However, what this means is this: unless you have the worst allergies on earth, there are individual dogs out there who are naturally low in Can f 1, and there are probably quite a few dogs out there who won’t trigger your allergies: you just have to figure out who they are. There are two good ways of doing this, and in my opinion, one of the best ways is to make friends with the people at your local shelter.  I want to be up front about this: my own bias is that nearly all casual pet owners and a whole lot of performance/sport people can find the dog they want in rescue or at a shelter.  However, I think shelters are especially good calls for people with allergies: you can meet adult dogs, you can hang out with them, in some cases you can take them on outings and in many cases, you can foster them for a week or two and see how you do with them in the home.  Some of the dogs are going to be Can f 1-heavy and some are going to be Can f 1-light, but the distribution isn’t going to be any different than it would be at a breeder’s, and you’ll have a bigger sample to choose from.  If you explain your predicament to whoever’s in charge of adoptions at the shelter, I bet they’ll be willing to work with you: if you bring a dog home for a trial week and it works out, terrific! You’ve found a dog! If you bring a dog home and spend three days sneezing, the dog gets a fun little vacation from the shelter, probably gets spoiled a little, and when you’re ready, you can try another dog.  If you are really, really set on a particular breed, you can always ask breeders if they have retired show dogs (usually ‘retired’ dogs are just a few years old) or if they have adult dogs who are looking for pet homes; then, you can ask if you can try them out in your home for a week or two.  The one thing I probably wouldn’t recommend is getting a puppy, either from a shelter or from a breeder: in almost all breeds, there’s a significant difference between puppy coats and adult coats, and your allergies may go haywire once your cute little puppy’s adult coat comes in.

I had a Portuguese Water Dog as a kid; have I built up an immunity to Portuguese Water Dogs?

First of all, sing it with me: individual dogs have different levels of Can f 1, so you may have a stronger allergic reaction to different individual dogs. Are you new?

Beyond that, however, is the question of whether children who were raised with dogs have a little more tolerance of Can f 1.  Interestingly, this seems to be a matter of some scientific debate.  One thing that is clear is that being raised with dogs has some effect on your tolerance level: however, some studies say that being raised with dogs and their weird hair and saliva and allergens and microbes helps bolster your immune system and makes it less likely that you’re going to develop adverse reactions.  Other studies suggest that being raised with said allergens and weird microbes can cause a child’s immune system to, more or less, have a total freak out and thus, the child become super sensitive and twitchy around those allergens. This study suggests that children who are born into households containing dogs often develop an immunity to Can f 1, but kids older than three get hypersensitized to it if a dog is introduced into their environment later. If you’re interested in this, you can find an excellent review of these different studies here. Regardless, the fact that you did fine with Polly the Portie as a kid doesn’t necessarily grant you safe passage among Porties from here on out.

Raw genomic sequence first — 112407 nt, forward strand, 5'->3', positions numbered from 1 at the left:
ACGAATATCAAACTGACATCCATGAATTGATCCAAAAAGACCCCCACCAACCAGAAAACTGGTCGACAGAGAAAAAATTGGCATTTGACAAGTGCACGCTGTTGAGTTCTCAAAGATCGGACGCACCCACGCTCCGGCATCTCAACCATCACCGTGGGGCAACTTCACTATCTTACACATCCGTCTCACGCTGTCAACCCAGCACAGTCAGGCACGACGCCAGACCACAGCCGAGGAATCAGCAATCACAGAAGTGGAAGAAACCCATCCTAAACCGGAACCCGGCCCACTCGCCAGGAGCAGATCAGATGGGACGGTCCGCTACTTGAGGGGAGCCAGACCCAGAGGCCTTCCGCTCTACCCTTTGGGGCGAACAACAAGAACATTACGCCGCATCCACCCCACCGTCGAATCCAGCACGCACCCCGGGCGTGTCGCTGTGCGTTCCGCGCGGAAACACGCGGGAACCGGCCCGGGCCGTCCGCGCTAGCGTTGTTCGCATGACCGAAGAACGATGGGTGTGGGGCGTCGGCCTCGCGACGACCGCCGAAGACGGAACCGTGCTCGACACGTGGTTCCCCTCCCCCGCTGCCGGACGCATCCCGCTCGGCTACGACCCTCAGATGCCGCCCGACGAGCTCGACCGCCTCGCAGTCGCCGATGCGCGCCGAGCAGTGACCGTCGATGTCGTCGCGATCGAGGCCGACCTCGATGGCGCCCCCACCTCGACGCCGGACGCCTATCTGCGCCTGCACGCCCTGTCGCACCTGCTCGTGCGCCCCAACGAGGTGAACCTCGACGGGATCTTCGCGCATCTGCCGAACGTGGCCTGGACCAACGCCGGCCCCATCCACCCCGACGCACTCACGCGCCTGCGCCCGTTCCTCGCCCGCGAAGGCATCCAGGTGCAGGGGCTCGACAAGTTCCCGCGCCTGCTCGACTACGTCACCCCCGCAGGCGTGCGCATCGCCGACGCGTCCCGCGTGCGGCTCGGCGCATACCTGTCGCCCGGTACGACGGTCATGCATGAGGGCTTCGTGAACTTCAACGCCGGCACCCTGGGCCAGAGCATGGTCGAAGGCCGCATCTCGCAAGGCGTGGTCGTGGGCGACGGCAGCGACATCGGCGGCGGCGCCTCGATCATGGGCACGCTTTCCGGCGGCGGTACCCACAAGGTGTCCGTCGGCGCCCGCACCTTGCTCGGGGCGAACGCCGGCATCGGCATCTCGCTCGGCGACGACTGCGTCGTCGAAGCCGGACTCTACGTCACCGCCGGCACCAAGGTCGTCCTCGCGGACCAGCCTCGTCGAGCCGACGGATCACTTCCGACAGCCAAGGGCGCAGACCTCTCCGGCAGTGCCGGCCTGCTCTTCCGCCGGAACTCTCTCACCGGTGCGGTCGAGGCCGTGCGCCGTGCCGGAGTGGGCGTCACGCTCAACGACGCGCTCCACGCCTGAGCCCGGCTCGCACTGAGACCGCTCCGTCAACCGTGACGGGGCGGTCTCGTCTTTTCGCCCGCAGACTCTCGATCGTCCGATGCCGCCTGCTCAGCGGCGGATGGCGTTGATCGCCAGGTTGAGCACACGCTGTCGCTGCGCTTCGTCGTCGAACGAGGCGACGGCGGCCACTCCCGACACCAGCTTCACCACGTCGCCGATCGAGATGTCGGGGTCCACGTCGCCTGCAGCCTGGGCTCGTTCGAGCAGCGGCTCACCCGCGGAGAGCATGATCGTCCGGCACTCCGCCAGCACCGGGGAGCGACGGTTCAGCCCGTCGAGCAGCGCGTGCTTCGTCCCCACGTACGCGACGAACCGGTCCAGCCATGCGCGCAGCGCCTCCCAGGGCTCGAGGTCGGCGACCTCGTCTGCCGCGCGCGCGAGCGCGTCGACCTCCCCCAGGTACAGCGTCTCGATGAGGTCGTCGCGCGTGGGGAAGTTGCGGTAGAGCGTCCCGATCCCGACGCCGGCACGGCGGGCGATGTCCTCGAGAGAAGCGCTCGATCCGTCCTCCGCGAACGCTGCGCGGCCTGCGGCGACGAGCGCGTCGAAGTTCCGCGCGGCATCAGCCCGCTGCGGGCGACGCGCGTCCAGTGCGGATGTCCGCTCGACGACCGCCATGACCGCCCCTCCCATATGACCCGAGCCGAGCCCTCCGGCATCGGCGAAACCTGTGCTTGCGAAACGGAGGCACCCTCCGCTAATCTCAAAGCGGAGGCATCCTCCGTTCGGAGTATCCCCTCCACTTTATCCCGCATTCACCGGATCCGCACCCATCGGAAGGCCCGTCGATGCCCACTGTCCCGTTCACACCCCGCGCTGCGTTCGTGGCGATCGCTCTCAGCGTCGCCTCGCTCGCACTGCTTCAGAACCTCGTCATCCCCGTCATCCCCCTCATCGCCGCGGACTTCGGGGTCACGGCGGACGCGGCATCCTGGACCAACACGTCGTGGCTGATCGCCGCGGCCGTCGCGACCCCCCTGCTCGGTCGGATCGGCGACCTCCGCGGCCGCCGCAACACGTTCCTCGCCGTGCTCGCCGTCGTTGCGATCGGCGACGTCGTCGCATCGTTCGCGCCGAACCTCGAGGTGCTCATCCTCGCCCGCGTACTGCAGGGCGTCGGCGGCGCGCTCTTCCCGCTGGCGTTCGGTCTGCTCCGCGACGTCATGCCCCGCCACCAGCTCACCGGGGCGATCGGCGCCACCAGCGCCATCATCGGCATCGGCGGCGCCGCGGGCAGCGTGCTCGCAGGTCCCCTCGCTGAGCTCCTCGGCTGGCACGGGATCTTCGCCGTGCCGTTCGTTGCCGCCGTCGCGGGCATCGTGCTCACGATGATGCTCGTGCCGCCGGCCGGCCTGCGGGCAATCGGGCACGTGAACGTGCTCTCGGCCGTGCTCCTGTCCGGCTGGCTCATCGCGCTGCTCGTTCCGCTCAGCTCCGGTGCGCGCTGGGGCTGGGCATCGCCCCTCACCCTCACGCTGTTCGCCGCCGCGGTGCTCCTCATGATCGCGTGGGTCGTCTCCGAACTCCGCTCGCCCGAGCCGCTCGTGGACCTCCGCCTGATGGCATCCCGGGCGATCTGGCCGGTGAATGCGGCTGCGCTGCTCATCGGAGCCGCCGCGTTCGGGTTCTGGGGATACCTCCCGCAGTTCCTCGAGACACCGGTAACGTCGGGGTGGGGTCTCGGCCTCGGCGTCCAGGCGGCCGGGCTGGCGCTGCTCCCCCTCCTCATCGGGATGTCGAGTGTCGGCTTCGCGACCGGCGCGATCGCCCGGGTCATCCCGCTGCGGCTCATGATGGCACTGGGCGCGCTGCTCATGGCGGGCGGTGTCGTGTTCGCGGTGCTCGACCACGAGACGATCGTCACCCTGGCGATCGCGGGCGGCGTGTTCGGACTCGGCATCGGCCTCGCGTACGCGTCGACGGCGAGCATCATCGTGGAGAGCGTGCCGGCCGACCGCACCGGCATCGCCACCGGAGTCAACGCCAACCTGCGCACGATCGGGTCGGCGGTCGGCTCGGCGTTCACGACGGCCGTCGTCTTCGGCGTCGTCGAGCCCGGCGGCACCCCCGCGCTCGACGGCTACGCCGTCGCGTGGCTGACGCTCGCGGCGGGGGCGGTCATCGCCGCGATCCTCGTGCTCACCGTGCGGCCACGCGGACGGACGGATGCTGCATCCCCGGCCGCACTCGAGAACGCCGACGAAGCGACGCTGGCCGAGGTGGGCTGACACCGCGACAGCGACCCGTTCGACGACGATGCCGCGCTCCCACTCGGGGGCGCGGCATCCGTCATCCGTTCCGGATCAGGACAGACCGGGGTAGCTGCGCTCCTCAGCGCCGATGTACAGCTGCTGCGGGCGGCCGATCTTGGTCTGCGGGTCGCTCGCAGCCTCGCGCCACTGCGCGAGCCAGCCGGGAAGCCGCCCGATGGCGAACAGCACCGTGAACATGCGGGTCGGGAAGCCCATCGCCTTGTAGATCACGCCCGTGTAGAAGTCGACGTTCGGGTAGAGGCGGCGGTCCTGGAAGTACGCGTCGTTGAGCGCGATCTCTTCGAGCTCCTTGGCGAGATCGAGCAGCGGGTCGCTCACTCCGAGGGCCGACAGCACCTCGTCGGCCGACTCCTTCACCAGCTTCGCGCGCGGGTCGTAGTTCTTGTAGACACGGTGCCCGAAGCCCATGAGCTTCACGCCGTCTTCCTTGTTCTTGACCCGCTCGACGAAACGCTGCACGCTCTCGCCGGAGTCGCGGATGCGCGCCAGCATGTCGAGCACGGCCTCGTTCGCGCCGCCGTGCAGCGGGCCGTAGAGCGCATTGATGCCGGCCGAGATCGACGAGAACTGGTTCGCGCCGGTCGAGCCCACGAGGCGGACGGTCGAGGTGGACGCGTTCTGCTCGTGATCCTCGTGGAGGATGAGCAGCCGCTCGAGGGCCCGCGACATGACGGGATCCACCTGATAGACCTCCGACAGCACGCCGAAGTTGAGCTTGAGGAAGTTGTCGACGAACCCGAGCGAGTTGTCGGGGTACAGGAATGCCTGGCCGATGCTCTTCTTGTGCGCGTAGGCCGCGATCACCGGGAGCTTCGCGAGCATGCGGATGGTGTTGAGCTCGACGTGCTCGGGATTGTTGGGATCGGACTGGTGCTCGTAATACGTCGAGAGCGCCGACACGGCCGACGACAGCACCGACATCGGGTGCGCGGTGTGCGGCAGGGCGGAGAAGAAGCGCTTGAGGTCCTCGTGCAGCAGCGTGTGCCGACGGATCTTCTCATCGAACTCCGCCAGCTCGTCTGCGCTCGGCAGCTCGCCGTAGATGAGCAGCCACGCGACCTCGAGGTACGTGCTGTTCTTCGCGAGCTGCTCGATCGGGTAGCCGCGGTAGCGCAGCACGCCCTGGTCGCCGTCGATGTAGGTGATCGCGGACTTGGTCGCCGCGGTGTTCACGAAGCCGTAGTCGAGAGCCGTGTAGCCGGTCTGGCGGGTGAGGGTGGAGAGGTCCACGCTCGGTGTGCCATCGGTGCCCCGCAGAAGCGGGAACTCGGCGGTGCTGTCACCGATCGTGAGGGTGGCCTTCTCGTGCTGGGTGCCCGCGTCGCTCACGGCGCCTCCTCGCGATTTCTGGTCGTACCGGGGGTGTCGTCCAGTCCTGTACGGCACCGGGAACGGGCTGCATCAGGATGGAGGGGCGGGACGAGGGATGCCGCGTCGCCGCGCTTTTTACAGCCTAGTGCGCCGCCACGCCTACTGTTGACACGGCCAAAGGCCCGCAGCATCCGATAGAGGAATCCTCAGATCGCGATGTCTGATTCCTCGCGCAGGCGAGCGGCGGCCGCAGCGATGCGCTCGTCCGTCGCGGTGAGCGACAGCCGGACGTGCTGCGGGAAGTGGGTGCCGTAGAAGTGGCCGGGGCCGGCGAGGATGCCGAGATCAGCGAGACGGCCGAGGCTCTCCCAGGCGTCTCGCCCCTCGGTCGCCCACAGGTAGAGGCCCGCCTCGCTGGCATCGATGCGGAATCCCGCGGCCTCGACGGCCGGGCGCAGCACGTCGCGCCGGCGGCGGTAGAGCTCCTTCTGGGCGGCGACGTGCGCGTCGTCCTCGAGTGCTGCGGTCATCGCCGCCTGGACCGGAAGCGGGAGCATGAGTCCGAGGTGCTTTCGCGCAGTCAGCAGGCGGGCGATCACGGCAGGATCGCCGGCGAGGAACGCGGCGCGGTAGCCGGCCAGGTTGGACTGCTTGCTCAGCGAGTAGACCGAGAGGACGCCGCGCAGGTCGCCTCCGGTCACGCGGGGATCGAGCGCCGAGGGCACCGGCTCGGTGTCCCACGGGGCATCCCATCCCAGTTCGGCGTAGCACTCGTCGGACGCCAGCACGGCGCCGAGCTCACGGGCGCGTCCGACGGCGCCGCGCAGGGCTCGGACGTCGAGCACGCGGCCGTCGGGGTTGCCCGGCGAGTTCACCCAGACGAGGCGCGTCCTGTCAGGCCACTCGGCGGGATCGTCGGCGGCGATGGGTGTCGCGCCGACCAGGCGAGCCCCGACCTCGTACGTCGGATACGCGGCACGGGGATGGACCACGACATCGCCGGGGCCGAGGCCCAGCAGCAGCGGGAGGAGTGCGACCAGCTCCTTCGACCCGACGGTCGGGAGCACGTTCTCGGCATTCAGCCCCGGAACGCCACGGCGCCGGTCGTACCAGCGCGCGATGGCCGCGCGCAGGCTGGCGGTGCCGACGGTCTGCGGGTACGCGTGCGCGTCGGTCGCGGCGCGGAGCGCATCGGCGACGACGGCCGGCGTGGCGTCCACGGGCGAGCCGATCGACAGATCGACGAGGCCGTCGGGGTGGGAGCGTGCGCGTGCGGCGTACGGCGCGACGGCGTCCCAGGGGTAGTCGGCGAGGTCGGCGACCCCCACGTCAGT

What other things can I do to keep from sneezing all over my dog?

If you’ve got a dog already and you’re a little allergic, the good news is that there are lots of things you can do to help minimize the issue.

    • Wash your dog! There actually was a study done on this recently: it indicated that if you wash your dog twice a week, you will achieve “a modest reduction in the level of airborne Can f 1“.
    • Keep your dog away from upholstery, if at all possible. I am currently being squeezed into a corner on the couch by two of my dogs, and the third is upstairs snoring and shedding all over my bed, so I am not a good role model for this, but fabric tends to collect Can f 1 like gangbusters. If your dog is a couch hog like mine are, you can opt to throw blankets or couch covers over the top and wash those frequently. Also, if you can swing it, hard-surface floors are way better for allergy sufferers than carpeted floors. All of the allergy/athsma orgs recommend keeping your dog out of the bedroom, especially: if you are like me, good luck with that, but it’s probably pretty helpful.
    • HEPA filters. Here’s a lit review on those: it turns out that they’re pretty effective in helping cut down the levels of Can f 1 in the air. Many vacuums have them; you can buy them for your vents; you can get freestanding ones (often pretty cheap at thrift stores: I have three and I don’t even have allergies); if you’re feeling really fancy, you can get whole-house filtration systems.